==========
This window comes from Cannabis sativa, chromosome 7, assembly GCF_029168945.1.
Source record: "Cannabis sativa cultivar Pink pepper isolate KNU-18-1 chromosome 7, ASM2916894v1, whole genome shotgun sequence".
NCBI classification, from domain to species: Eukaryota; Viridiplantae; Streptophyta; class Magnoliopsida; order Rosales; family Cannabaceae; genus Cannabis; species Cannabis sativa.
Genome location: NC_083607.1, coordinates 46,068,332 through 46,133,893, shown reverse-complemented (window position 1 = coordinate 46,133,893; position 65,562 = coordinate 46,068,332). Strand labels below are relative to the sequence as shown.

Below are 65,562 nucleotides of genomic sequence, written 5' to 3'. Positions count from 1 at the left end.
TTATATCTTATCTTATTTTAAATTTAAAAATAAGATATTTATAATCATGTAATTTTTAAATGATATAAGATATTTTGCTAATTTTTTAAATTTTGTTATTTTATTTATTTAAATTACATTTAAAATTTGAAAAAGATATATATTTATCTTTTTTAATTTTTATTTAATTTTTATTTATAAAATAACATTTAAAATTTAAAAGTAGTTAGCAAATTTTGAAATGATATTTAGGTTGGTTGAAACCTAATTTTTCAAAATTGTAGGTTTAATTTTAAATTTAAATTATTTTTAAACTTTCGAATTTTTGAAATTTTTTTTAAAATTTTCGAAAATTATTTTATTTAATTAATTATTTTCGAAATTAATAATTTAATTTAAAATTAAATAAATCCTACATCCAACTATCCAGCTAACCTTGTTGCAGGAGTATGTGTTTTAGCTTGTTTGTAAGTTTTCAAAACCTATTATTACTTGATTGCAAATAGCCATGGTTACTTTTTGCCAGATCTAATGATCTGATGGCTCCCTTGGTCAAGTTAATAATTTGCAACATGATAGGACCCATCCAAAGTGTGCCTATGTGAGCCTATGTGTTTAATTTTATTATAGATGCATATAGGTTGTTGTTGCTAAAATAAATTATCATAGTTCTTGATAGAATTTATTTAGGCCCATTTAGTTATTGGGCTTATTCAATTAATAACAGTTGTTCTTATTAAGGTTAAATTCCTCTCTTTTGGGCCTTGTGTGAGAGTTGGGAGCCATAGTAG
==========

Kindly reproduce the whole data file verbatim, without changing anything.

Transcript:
This window comes from Cannabis sativa, chromosome 7, assembly GCF_029168945.1.
Source record: "Cannabis sativa cultivar Pink pepper isolate KNU-18-1 chromosome 7, ASM2916894v1, whole genome shotgun sequence".
NCBI classification, from domain to species: Eukaryota; Viridiplantae; Streptophyta; class Magnoliopsida; order Rosales; family Cannabaceae; genus Cannabis; species Cannabis sativa.
Genome location: NC_083607.1, coordinates 46,068,332 through 46,133,893, shown reverse-complemented (window position 1 = coordinate 46,133,893; position 65,562 = coordinate 46,068,332). Strand labels below are relative to the sequence as shown.

Below are 65,562 nucleotides of genomic sequence, written 5' to 3'. Positions count from 1 at the left end.
TTATATCTTATCTTATTTTAAATTTAAAAATAAGATATTTATAATCATGTAATTTTTAAATGATATAAGATATTTTGCTAATTTTTTAAATTTTGTTATTTTATTTATTTAAATTACATTTAAAATTTGAAAAAGATATATATTTATCTTTTTTAATTTTTATTTAATTTTTATTTATAAAATAACATTTAAAATTTAAAAGTAGTTAGCAAATTTTGAAATGATATTTAGGTTGGTTGAAACCTAATTTTTCAAAATTGTAGGTTTAATTTTAAATTTAAATTATTTTTAAACTTTCGAATTTTTGAAATTTTTTTTAAAATTTTCGAAAATTATTTTATTTAATTAATTATTTTCGAAATTAATAATTTAATTTAAAATTAAATAAATCCTACATCCAACTATCCAGCTAACCTTGTTGCAGGAGTATGTGTTTTAGCTTGTTTGTAAGTTTTCAAAACCTATTATTACTTGATTGCAAATAGCCATGGTTACTTTTTGCCAGATCTAATGATCTGATGGCTCCCTTGGTCAAGTTAATAATTTGCAACATGATAGGACCCATCCAAAGTGTGCCTATGTGAGCCTATGTGTTTAATTTTATTATAGATGCATATAGGTTGTTGTTGCTAAAATAAATTATCATAGTTCTTGATAGAATTTATTTAGGCCCATTTAGTTATTGGGCTTATTCAATTAATAACAGTTGTTCTTATTAAGGTTAAATTCCTCTCTTTTGGGCCTTGTGTGAGAGTTGGGAGCCATAGTAG